What are the best habits to create and sustain healthy saving behaviors? I’ve worked with lots of clients and seen various strategies that range from stellar, to creative, to works in progress.
From these experiences, I’ll share my list of the most effective habits of successful savers. Few of us do all of them, but you can successfully manage your spending and generate the savings you want by doing many of them.
Consider the following:
Pay yourself first.
The most effective way to save money is to do it before you spend it. Sounds obvious, I know. Payroll deductions are best as they’re effortless and invisible. When you divert money from your paycheck to your savings, you are paying yourself first. The money never finds its way into your checking account; you don’t see it and you don’t spend it.
2. Track your spending.
Develop a good sense of your overall monthly spending and major discretionary expenses. You don’t need to track every penny every day but you should know how much you’re spending and whether you’re roughly hitting your spending and saving target. If it helps, use an app like Mint.com.
3. Live within your means.
Spend below your income at every stage of life. If your income is reduced — and you don’t expect it to be a short-lived change — then reduce your spending also. Don’t count on the future to be better; instead, adjust to the present. Similarly, don’t let your spending increase proportionally with increases in your income.
4. Minimize debts.
Limit your debts to a car, a home, your education, and true emergencies. Avoid taking on debt for other expenses. Anything else — vacations, furniture, weddings, taxes, living expenses — should be paid in full.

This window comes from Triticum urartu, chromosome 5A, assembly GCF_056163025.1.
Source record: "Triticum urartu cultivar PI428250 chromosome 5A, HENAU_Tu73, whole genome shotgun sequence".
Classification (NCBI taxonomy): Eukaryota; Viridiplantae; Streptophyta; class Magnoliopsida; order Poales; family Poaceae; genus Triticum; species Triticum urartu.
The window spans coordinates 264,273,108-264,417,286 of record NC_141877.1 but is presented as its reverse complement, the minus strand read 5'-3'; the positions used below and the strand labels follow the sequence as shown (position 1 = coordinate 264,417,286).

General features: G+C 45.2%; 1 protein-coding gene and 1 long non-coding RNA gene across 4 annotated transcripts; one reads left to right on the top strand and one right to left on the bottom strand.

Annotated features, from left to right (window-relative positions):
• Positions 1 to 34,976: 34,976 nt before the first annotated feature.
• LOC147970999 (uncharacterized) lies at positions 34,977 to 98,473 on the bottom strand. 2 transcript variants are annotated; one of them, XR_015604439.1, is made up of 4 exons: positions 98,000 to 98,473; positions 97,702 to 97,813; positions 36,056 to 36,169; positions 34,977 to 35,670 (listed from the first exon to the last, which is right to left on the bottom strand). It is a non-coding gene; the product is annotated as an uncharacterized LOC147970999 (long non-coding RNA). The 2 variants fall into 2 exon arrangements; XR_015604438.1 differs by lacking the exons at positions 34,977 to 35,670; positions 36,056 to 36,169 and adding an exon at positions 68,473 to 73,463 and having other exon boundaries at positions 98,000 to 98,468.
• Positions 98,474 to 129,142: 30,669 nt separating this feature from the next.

5. Actively manage your debts.
Generally, pay off the highest interest rate debt first. Student loans usually take priority because they can get you into the most trouble. And, if you have some emergency savings, it usually makes more sense to pay down your debts as quickly as possible, rather than also saving money in a low yield savings account.
6. Pause before spending.
Hit the pause button before you buy anything consequential. Be mindful of your spending and make sure you really want to do so. A pause retains the option of spending the money later.
7. Socialize over-spending concerns.
Social pressure to spend can be intense — for both young and old. Try socializing your concerns with friends and family and you may find that not only do you get support but they may be relieved that you are brave enough to say something as they may be feeling the same pressures.
8. Use mental accounting buckets.
Remember the Christmas Clubs and lay-away plans of a bygone era? These were great examples of mental accounting. Create bank sub-accounts for your spending categories for which you need to save — e.g., down payment, car, vacation, Christmas presents, furniture, quarterly tax payments, etc. If you can, do payroll deductions (see #1) to fund these accounts. If not, do automatic debits from your checking account the day after each paycheck is deposited. Just like a lay-away plan, spend the money after you’ve saved it.
9. Take advantage of your employer’s incentives.
Your employer may offer you incentives to save such as a 401K match, a contribution to a health savings account, or an employee stock purchase plan where you can buy company stock at a discount. These are all free money and you should take maximum advantage of all that is available to you.
10. Take advantage of tax incentives.
Similarly, the IRS offers various tax incentives to save. These include the obvious 401K and IRA retirement accounts but also other options such 529 accounts for college savings, health savings accounts for high deductible health plans, and Roth IRA conversions (which can make sense if your income is temporarily low). Take all the IRS offers.
Effective saving strategies are much like other good habits you develop — eating, sleeping, exercise, etc. — lots of small changes over long periods that add up to make a big difference.